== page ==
- Kmart is about to close its last store in Michigan, the state where the discount retailer was founded more than a century ago, according to local media reports and a closing sale list from SB360 Capital Partners, which provides liquidation services.
- Kmart's website lists 22 remaining stores in all, and just 16 in the continental U.S. That number includes the store in Marshall, Michigan, and two others on SB360's list of slated closures.
- A spokesperson for Transformco, which owns Sears and Kmart, did not immediately respond to a request for comment.
A decade ago, Kmart's footprint totaled more than 1,300 stores. After the cuts, decline and bankruptcy of the ensuing years, it might be more surprising at this point that there are any Kmart stores left standing.
Kmart began when Sebastian Spering Kresge opened a five-and-dime store in downtown Detroit in 1899. By 1912, Kresge had 85 stores, with annual sales of more than $10 million (more than $280 million in today's dollars).
Kmart went limping into the 21st century after Walmart thoroughly outflanked the retailer in the discount sector, and after Kmart's attempts to buy its way into big box category retail fizzled and left it indebted.
"They were ignoring their core stores," Nick Egelanian, president of retail development firm SiteWorks, said in a previous interview about Kmart in the later years of the 20th century. "And who passed them during that time? Walmart. And why did Walmart pass them? Because Walmart had a better distribution system."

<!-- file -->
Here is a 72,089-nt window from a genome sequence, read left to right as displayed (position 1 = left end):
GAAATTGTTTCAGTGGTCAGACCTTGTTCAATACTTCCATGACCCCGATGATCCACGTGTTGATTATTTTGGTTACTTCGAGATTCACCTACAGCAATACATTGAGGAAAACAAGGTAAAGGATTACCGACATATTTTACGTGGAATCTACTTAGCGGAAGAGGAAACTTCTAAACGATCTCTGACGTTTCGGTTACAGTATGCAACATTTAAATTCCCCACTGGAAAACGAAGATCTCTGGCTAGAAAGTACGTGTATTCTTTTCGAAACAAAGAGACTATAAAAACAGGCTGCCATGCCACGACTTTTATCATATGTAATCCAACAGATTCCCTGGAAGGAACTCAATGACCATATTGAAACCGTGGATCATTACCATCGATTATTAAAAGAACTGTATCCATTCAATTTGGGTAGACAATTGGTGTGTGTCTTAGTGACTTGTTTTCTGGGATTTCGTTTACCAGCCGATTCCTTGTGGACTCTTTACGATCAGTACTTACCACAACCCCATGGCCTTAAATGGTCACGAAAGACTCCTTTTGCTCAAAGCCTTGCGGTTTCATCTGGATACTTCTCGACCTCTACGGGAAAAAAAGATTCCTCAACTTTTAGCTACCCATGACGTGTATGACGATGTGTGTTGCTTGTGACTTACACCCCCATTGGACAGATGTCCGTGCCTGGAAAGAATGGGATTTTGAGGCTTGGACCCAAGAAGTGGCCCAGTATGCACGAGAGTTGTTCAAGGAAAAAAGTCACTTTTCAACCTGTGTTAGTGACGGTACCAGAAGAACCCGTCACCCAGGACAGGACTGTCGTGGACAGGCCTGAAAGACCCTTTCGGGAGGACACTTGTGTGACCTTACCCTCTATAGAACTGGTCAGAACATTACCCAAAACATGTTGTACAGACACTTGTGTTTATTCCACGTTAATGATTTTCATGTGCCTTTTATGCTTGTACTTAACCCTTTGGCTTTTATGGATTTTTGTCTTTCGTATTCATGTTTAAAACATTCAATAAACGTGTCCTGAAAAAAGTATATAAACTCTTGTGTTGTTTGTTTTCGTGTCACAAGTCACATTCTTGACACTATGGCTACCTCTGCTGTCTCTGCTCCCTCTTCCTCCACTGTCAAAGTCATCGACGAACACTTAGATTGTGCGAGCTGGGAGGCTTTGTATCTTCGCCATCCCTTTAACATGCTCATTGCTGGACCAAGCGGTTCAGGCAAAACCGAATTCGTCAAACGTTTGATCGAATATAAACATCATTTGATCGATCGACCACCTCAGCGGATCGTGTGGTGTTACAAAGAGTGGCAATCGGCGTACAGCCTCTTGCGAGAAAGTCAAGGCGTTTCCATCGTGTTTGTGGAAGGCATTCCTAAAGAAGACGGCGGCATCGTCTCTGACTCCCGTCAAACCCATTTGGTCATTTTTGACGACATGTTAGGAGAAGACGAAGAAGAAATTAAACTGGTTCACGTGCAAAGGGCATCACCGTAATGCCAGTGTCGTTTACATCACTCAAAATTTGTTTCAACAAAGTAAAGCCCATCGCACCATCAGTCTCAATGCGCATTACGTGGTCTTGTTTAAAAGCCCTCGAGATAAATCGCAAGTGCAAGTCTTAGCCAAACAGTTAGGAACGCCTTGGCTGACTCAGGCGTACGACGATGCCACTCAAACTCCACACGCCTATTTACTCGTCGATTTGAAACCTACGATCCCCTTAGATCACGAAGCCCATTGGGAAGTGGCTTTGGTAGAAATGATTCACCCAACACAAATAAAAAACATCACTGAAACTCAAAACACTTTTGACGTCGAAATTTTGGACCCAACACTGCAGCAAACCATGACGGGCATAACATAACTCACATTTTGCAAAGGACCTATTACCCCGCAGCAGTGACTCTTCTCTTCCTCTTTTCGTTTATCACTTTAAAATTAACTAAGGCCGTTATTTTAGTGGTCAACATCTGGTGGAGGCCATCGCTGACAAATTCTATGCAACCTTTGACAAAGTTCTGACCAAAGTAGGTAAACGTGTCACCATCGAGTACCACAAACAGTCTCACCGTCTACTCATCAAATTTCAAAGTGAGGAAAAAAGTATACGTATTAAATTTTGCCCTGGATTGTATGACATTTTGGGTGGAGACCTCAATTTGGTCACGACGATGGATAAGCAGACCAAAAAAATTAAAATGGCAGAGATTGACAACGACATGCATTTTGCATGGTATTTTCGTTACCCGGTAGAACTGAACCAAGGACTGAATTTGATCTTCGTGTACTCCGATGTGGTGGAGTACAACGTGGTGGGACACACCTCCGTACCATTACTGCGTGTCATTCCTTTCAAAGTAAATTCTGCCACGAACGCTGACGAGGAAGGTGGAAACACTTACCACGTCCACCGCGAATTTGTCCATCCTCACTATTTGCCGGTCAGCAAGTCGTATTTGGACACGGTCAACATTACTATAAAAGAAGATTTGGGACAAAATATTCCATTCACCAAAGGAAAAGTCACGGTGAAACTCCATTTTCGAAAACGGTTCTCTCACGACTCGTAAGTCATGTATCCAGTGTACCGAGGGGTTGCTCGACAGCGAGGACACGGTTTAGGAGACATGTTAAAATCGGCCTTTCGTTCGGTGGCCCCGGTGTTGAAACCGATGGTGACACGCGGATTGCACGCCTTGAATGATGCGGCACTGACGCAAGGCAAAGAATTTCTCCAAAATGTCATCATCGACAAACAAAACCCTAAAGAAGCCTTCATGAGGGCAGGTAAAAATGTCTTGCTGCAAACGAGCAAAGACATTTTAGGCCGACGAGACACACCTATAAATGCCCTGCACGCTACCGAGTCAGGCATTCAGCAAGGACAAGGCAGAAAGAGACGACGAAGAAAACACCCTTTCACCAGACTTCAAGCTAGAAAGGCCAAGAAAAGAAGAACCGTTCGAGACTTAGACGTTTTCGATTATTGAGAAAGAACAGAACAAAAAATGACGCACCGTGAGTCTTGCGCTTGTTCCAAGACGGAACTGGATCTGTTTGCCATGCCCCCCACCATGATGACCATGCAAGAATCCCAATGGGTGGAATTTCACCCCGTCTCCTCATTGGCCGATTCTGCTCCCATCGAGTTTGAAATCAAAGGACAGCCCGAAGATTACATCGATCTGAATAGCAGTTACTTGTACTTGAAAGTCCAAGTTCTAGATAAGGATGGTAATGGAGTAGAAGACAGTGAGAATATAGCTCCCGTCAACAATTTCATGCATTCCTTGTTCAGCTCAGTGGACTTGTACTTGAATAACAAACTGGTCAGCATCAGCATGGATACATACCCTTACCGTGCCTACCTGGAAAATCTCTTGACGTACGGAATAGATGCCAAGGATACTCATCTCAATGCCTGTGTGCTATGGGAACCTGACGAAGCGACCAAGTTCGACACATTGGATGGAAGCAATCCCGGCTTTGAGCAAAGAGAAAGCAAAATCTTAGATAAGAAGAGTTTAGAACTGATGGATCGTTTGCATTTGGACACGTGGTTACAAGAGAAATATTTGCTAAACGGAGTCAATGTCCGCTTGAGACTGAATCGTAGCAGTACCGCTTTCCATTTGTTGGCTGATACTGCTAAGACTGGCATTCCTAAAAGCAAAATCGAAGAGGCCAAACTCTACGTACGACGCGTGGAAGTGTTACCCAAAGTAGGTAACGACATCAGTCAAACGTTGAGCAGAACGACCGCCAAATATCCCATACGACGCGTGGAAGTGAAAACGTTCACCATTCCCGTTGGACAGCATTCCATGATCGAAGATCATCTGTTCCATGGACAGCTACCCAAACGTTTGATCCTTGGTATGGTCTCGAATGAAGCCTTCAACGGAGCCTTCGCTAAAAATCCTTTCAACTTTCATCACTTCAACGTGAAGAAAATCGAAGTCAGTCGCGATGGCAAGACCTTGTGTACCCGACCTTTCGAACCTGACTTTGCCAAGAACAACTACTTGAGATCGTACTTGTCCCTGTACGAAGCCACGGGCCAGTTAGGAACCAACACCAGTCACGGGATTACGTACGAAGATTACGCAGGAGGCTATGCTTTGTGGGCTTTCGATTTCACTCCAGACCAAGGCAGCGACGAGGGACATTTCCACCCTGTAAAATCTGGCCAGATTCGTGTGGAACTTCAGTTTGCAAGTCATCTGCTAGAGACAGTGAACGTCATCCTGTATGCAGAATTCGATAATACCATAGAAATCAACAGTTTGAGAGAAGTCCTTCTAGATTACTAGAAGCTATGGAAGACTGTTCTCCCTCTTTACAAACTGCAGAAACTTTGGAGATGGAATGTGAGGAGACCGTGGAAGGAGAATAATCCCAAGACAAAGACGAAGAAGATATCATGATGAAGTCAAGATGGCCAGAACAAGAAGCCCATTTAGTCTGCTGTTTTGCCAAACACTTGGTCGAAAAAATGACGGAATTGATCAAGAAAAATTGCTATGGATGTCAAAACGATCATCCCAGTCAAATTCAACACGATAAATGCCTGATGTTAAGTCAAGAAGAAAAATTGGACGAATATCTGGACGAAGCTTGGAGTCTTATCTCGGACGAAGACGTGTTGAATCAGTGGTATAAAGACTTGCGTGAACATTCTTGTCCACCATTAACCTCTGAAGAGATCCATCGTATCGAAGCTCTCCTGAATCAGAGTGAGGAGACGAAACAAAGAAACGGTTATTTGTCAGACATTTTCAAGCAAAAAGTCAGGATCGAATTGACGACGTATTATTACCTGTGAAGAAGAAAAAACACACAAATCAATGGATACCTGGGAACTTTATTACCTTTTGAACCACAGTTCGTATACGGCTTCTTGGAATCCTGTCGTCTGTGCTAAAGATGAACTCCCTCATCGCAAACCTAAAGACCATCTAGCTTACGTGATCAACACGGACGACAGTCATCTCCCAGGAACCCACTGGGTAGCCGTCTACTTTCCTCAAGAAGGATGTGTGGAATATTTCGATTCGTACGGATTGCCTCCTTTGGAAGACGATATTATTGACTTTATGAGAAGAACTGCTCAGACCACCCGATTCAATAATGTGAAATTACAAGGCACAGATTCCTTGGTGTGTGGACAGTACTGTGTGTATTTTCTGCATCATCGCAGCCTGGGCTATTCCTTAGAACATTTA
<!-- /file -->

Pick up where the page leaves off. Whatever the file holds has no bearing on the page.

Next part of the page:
Eddie Lampert — formerly CEO of Sears Holdings and now in control of Transformco through his hedge fund, ESL Investments — took over Kmart after the retailer filed for bankruptcy in the early 2000s. Shortly after, Kmart merged with Sears.
Mashing up Sears and Kmart put two weak, declining, dissimilar retailers together under one corporate roof. In charge was Lampert, who oversaw years of further dramatic decline, as well as vigorous, often convoluted and — various stakeholders would allege later — self-serving financial engineering.
Sears department stores have undergone a shrinking similar to Kmart, with just a handful left. That once-storied name also closed the last remaining store in its home state — in this case, Illinois — earlier this fall.
In the industry, there's some mystery around how Transformco's larger-format stores are still standing at all, as the attrition in footprint seems never ending and customers seem largely to have moved on from the core Sears and Kmart brands.
"There's no love there for consumers, no relevance for consumers," Neil Saunders, managing director with GlobalData, told Retail Dive earlier this year. "The whole company is a husk of what it once was. There is no intention there of [operating] as a legitimate retailer. It's a financial play. There's probably some things to do with property, but as a viable retail business, there's no future there."
Transformco said in September that it had 300 stores left. The vast majority of those are its smaller-format stores, including Sears Hometown, which Transformco acquired in 2019 — saving it from a planned liquidation — and has since shrunk considerably.
The company has said it is building its go-forward strategy around its smaller stores — which it says it intends to grow in places where larger Sears and Kmart stores have closed — along with Sears' Shop Your Way rewards program, online marketplace, and omnichannel capabilities